In March, 2015, researcher Barry Greenwood discovered that the National Archives and Records Administration (NARA) had made a previously unknown collection of Vietnam War-era records partially available. Titled “Combat Air Activities Files” (CACTA), these records were originally controlled by the Joint Chiefs of Staff’s (JCS) J-3 (Operations) Directorate, and contain vast amounts of tabulated data regarding combat missions flown over southeast Asia. The CACTA database is keyword searchable. Using the search term “UFO”, dozens of records populate the results display. Furthermore, the term “UFO” is often accompanied by other terms. The results are as varied as “UFO CHASE”, “SUS UFO” and “UFO SEARCH”. The actual missions that contain these terms include “Air Interdiction”, “Visual Reconnaissance”, “Flare Drop”, “Strike” and “Airborne Alert”. Amazingly, although the raw data in these records are available, the actual hardcopy records at NARA are still classified SECRET. So, even after five decades, the controlling authorities have not seen fit to make them fully available. Barry Greenwood, probably the world’s leading expert on government UFO records availability, says:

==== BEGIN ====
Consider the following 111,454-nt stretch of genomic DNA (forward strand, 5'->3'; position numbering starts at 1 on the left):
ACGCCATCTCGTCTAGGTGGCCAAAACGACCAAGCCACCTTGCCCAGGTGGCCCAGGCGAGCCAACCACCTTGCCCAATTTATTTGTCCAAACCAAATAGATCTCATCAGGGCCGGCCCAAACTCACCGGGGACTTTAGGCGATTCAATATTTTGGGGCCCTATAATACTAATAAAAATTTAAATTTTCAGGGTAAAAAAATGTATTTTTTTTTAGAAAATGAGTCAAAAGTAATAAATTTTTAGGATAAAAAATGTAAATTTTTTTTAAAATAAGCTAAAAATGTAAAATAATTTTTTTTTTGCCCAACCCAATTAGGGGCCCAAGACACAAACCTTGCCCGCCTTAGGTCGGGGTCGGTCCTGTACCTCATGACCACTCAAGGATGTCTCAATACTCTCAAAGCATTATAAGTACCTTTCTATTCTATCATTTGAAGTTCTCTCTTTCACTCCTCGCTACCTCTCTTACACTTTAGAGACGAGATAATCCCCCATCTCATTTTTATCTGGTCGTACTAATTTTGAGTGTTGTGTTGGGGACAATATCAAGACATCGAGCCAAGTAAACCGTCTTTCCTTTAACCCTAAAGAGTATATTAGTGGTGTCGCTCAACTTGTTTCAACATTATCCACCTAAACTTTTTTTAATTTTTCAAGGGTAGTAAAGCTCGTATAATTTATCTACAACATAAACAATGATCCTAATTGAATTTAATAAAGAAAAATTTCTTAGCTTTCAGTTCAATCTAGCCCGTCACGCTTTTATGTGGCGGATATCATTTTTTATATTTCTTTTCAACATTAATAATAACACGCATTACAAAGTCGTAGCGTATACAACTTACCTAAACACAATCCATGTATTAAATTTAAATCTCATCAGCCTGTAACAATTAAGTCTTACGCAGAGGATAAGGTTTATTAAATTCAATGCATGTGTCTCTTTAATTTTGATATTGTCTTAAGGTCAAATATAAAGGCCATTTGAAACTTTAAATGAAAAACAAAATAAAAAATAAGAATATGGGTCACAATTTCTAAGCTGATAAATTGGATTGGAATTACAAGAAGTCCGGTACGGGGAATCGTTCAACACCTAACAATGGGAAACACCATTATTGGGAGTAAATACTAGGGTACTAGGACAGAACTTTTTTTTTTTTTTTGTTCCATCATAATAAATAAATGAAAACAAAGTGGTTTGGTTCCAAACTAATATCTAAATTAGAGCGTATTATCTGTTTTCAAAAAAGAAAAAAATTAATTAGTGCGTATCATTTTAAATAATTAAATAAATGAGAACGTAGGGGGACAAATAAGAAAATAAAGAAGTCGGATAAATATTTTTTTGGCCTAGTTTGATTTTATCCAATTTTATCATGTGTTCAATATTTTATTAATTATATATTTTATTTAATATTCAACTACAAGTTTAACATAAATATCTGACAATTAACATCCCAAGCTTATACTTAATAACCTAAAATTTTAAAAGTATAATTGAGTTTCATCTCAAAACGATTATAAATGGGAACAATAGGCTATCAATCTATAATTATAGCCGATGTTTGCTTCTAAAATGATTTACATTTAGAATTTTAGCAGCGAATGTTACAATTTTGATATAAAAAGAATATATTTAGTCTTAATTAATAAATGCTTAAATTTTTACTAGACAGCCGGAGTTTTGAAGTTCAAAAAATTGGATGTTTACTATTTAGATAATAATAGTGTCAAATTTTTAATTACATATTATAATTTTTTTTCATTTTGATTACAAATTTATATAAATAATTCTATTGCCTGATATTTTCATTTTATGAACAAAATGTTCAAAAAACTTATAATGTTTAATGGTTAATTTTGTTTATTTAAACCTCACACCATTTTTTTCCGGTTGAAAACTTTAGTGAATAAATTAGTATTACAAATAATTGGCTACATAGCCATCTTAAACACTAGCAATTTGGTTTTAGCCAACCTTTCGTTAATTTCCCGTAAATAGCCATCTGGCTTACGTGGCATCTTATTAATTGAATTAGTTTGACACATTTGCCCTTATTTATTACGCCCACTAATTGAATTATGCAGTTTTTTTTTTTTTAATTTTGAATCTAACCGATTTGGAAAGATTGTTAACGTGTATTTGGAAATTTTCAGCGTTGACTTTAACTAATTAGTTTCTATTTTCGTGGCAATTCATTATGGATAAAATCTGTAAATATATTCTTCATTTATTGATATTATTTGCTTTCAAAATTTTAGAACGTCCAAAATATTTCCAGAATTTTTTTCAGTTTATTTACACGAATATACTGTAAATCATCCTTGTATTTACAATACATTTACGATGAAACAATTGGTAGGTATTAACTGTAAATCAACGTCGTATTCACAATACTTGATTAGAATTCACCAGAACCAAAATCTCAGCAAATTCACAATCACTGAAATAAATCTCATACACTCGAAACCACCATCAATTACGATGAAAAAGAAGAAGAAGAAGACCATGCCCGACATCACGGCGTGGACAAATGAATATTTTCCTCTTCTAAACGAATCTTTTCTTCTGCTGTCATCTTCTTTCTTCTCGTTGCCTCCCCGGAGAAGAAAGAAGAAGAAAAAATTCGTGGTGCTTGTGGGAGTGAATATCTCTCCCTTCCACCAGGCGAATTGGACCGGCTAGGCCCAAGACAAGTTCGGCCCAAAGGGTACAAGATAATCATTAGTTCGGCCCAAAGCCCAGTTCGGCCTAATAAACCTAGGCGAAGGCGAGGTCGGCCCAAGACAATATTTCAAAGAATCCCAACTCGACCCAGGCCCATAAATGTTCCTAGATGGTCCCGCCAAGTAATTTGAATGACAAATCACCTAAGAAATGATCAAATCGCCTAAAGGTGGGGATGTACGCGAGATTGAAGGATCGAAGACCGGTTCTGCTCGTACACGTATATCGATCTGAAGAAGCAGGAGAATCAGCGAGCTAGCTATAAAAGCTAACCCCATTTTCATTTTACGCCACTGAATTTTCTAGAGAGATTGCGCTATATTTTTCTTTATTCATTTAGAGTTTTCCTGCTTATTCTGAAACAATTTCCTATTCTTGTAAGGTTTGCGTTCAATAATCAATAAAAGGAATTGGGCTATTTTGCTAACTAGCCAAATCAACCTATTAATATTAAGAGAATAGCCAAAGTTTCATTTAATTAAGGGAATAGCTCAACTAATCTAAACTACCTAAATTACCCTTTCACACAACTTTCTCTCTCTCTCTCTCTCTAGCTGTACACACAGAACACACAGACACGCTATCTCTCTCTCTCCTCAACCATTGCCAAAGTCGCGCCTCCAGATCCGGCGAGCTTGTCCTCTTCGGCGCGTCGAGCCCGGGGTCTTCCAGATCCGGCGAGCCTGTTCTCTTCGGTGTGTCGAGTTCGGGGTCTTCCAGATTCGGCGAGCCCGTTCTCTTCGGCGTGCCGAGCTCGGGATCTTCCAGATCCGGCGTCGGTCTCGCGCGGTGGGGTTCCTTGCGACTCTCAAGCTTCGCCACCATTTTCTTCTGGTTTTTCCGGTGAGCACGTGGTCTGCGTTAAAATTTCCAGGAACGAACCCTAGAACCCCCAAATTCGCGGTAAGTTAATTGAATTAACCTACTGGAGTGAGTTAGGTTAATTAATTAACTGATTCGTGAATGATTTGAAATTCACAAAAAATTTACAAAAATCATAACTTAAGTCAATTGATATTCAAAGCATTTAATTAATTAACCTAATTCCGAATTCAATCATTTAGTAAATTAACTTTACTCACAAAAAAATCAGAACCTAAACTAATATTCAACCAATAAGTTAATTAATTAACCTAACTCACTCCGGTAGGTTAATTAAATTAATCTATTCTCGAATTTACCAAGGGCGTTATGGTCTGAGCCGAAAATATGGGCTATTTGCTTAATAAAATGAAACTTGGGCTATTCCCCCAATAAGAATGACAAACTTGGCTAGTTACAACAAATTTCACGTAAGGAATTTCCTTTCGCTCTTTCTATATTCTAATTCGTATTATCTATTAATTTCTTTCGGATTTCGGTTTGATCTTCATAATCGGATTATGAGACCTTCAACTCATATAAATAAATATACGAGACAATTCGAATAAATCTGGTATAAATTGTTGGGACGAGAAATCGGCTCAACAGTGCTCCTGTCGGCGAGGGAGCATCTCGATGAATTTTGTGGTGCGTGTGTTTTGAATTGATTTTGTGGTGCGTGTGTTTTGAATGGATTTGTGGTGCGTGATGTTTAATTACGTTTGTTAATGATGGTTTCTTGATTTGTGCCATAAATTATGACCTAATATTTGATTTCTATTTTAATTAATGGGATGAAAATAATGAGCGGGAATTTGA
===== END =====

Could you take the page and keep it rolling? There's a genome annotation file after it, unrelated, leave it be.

“There would seem to be no good reason to withhold the reports if a FOI request were filed. These events were fifty years ago. Invoking “National Security” for a war that ended in the distant past would not be convincing.”
Still, what little we see in these summarised CACTA records is enough to, once again, conclude that the US military, was using the term “UFO” regularly, and, it was being used as a standard descriptor. This should not have been the case. Project Blue Book was being finalized, and the Colorado UFO Study had actually ended when some of these aerial missions over Asia were evidently still listing some events as “UFOs”. Below is one of the digital results pages from the online CACTA database.
To conclude, there is undoubtedly far more Vietnam War-era documentation yet to be declassified and released. We have only seen a fraction of the administrative records painstakingly produced by all four branches of the US military. We have, likewise, only scratched the surface when it comes to operational records – records we know exist by category or title, but have yet to be made available to researchers. There are “Strike Reports”, “Air Interdiction Results”, “After Action Mission Reports”, “Base Alerts”, “Reconnaissance Reports”, “Bombardment Reports”, “Daily Staff Journals”, “Air Traffic Control Logs”, and myriad other groupings of day-to-day paperwork. If the comparatively tiny number of released records, so far, are littered with references to “UFOs”, then the rest of them will hardly be any different. Experience tells us that these current discoveries will not be a freak statistical fluke.